KABUL (Reuters) - The United States has no interest in creating permanent military bases in Afghanistan and does not want to use the country as a platform to influence neighboring countries, the new U.S. ambassador to Afghanistan said Monday.
Washington is negotiating with the Afghan government on a deal to define the long-term American role in Afghanistan beyond the end of 2014, when NATO-led combat troops are due to leave after handing security control to the Afghan army and police.
It remains unclear whether the “strategic partnership” agreement would explicitly refer to possible U.S. military bases in Afghanistan beyond 2014. Afghan President Hamid Karzai has said the possibility of long-term U.S. bases can only be addressed once peace has been achieved.
“We have no interest in permanent bases in Afghanistan,” said U.S. Ambassador Ryan Crocker shortly after he was sworn in at the U.S. Embassy in Kabul, in an apparent nod to Afghanistan’s powerful and wary neighbors.
“We will stay as long as we need to and not one day more.”
Afghanistan has complex relationships with Pakistan and Iran, who see the country as vital to their own security and fear U.S. efforts to undermine their influence there, while both China and Russia are wary of U.S. ambitions in the region.
However, despite billions being poured into building up the Afghan security forces, the problems they face -- from illiteracy to corruption -- means both Afghans and foreigners expect some kind of continued military support beyond 2014, even if foreign troops are no longer on the front lines.
The United States may also be keen to keep bases for attacks on targets in Pakistan’s lawless tribal areas believed to pose a terrorist threat, such as the base that was used to launch the raid that killed al Qaeda head Osama bin Laden earlier this year, analysts say.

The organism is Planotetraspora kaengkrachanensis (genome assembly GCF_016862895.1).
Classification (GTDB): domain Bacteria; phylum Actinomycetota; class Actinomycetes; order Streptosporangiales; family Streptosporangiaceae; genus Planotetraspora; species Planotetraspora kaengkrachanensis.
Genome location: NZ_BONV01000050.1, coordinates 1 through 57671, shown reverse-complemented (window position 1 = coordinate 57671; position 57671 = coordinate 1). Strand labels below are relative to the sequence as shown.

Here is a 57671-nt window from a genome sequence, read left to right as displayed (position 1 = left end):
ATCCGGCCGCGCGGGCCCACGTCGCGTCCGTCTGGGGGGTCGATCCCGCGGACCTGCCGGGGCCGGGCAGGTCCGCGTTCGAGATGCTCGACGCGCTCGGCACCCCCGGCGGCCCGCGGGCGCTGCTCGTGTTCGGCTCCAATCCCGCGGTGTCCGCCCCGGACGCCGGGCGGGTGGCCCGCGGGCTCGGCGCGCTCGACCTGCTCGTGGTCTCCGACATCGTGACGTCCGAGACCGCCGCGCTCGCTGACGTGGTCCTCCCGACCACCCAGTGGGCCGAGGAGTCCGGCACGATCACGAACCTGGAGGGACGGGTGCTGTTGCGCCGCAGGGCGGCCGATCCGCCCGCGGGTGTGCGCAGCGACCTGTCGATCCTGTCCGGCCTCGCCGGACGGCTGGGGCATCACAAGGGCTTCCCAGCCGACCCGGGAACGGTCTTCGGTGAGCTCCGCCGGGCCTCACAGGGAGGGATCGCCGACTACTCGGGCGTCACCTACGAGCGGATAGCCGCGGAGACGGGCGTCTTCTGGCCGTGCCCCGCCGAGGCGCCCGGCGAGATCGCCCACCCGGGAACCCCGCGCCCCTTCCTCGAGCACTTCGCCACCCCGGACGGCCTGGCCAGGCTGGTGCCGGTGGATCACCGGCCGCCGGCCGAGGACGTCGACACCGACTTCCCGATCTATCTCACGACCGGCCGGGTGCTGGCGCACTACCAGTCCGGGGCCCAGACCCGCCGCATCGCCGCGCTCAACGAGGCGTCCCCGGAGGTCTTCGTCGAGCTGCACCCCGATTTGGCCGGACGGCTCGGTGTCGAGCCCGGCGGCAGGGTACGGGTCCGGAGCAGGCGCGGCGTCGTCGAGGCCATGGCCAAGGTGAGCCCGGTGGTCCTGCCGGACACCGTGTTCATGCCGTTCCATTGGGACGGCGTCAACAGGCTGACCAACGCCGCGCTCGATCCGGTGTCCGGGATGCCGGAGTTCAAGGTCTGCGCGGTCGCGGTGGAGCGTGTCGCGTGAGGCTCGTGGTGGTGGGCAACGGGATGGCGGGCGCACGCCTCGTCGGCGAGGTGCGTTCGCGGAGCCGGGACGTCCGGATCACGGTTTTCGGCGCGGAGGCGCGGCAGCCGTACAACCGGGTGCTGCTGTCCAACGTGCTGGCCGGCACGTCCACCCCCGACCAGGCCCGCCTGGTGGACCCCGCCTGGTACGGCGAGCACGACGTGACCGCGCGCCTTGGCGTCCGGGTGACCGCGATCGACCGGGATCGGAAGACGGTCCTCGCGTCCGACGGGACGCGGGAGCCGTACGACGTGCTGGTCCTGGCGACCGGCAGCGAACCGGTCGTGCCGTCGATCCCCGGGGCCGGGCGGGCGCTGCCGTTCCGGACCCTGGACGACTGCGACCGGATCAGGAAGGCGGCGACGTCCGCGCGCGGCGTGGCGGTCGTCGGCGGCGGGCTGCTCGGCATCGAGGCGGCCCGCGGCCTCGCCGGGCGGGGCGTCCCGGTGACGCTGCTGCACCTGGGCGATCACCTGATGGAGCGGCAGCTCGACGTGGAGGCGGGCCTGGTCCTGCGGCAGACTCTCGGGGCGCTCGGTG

Crocker said the United States had no hidden agenda.
“We have no interest in using Afghanistan as a platform to project influence into neighboring countries,” he said.
“Our sole interest is in Afghanistan’s security and sustainable stability and ensuring it will never again become a haven for international terrorism.”
Crocker reopened the U.S. embassy in Kabul in 2001 after the Taliban were ousted by U.S.-backed Afghan forces for harboring al Qaeda militants, including bin Laden who was killed in May at his hideout in neighboring Pakistan.
Crocker has also served as U.S. ambassador to Pakistan, Iraq, Syria, Kuwait and Lebanon. Ambassadors are normally sworn in by the Secretary of State in Washington, but Crocker chose to be sworn in by a junior foreign service member in Kabul.
He said that as Afghanistan gradually took control of its own security, it was important to remind Afghans that there would be no “rush for the exits” by the international community.
“Beyond 2014, even when Afghans have transitioned to a full security lead, I‘m confident we and the international community will be in the position to work with Afghanistan to prevent any forcible return of the Taliban to power,” he said.
Editing by Emma Graham-Harrison and Miral Fahmy